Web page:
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News from Mathnasium of Fremont

Study reveals the hidden ways math helps us in everyday life

Jul 12, 2017

by Jeff Grabmeier

A psychological intervention implemented to help students cope and learn more in a tough statistics course did more than just help them in the class, a new study found.

Researchers found the intervention helped students improve their math literacy - what scientists call 'numeracy' - which was vital for success in the course.

But it also helped the intervention students, compared to students who did not get the intervention, demonstrate better financial literacy and make better health-related decisions during the semester they took the course, findings revealed.

"Improved math skills helped these students outside of class," said Ellen Peters, lead author of the study and professor of psychology at The Ohio State University.

"This study showed that knowing how to use numbers is important for everyone, even if you think you're not using math. Numeracy helps people in their everyday lives."

The study appears in the journal PLOS ONE. The study involved 221 students enrolled in an undergraduate psychology statistics course at Ohio State that is required for all psychology majors. "Many students are not huge fans of the class because of the math involved, but it is a requirement," said Peters, who is director of the Decision Sciences Collaborative at Ohio State. The researchers wanted to see if a psychological intervention called values affirmation could help students succeed in the class by making them more comfortable dealing with the math that may intimidate them. The hope was that this would have a snowball effect, helping students in other areas of their life where numeracy is important.

Read more at: https://phys.org/news/2017-07-reveals-hidden-ways-math-everyday.html

A psychological intervention implemented to help students cope and learn more in a tough statistics course did more than just help them in the class, a new study found.

Read more at: https://phys.org/news/2017-07-reveals-hidden-ways-math-everyday.html#jCp

A psychological intervention implemented to help students cope and learn more in a tough statistics course did more than just help them in the class, a new study found.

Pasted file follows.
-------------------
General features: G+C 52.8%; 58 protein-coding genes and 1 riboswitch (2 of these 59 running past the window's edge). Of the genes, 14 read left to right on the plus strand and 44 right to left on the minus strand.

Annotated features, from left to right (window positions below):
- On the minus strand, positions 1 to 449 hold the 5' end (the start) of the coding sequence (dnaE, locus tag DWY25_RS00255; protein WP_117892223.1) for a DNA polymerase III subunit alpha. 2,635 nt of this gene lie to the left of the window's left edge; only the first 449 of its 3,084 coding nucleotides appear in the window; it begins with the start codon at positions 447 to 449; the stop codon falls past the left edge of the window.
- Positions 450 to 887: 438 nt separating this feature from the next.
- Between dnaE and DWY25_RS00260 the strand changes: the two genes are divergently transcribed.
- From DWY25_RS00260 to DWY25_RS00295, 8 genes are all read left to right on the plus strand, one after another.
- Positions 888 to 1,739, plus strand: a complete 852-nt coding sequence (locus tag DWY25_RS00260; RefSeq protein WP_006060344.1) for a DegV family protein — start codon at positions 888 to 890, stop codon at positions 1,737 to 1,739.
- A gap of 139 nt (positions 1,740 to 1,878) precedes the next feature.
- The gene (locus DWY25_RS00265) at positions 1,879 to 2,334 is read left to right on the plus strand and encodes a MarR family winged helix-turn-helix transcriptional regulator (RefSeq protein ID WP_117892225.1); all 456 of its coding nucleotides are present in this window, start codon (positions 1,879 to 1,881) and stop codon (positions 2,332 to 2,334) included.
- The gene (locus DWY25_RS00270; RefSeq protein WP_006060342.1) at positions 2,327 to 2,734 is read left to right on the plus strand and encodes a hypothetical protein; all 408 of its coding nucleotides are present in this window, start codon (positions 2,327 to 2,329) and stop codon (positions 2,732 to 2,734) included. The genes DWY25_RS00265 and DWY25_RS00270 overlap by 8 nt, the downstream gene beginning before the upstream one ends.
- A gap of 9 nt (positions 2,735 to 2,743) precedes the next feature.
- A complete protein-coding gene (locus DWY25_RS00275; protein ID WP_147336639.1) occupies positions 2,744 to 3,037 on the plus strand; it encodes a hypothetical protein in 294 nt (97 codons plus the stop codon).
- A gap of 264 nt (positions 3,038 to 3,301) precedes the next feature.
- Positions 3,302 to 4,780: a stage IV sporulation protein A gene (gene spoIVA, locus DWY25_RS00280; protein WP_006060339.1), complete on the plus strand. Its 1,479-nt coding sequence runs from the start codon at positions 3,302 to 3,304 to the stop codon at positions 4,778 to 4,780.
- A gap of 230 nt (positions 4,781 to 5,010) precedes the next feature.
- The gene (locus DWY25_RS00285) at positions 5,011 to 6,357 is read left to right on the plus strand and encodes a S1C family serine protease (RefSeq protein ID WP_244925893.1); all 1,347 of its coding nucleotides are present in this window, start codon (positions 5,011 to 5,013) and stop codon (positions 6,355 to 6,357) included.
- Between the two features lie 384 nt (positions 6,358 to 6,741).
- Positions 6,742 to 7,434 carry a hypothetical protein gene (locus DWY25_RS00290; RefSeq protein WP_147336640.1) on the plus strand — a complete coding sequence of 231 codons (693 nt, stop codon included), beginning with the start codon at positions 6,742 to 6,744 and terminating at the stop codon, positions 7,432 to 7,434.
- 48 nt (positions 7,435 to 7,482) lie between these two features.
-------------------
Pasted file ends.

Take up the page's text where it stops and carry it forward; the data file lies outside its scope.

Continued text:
Researchers found the intervention helped students improve their math literacy - what scientists call '' - which was vital for success in the course.

But it also helped the intervention students, compared to students who did not get the intervention, demonstrate better and make better health-related decisions during the semester they took the course, findings revealed.

"Improved math skills helped these students outside of ," said Ellen Peters, lead author of the study and professor of psychology at The Ohio State University.

"This study showed that knowing how to use numbers is important for everyone, even if you think you're not using math. Numeracy helps people in their everyday lives."

The study appears in the journal PLOS ONE.

The study involved 221 students enrolled in an undergraduate psychology statistics course at Ohio State that is required for all psychology majors.

"Many students are not huge fans of the class because of the math involved, but it is a requirement," said Peters, who is director of the Decision Sciences Collaborative at Ohio State.

The researchers wanted to see if a psychological intervention called values affirmation could help students succeed in the class by making them more comfortable dealing with the math that may intimidate them. The hope was that this would have a snowball effect, helping students in other areas of their life where numeracy is important.

Values affirmation has been shown in other studies to be helpful in a variety of educational situations.

Students first completed the values affirmation exercise near the beginning of the course. They were given a list of six values (including relationships with family and friends, spiritual/religious values and science/pursuit of knowledge) and asked to rank them in importance to themselves personally.

Half the students affirmed their values by spending 10 to 15 minutes writing why their most important value was meaningful to them.



Read more at: https://phys.org/news/2017-07-reveals-hidden-ways-math-everyday.html#jCp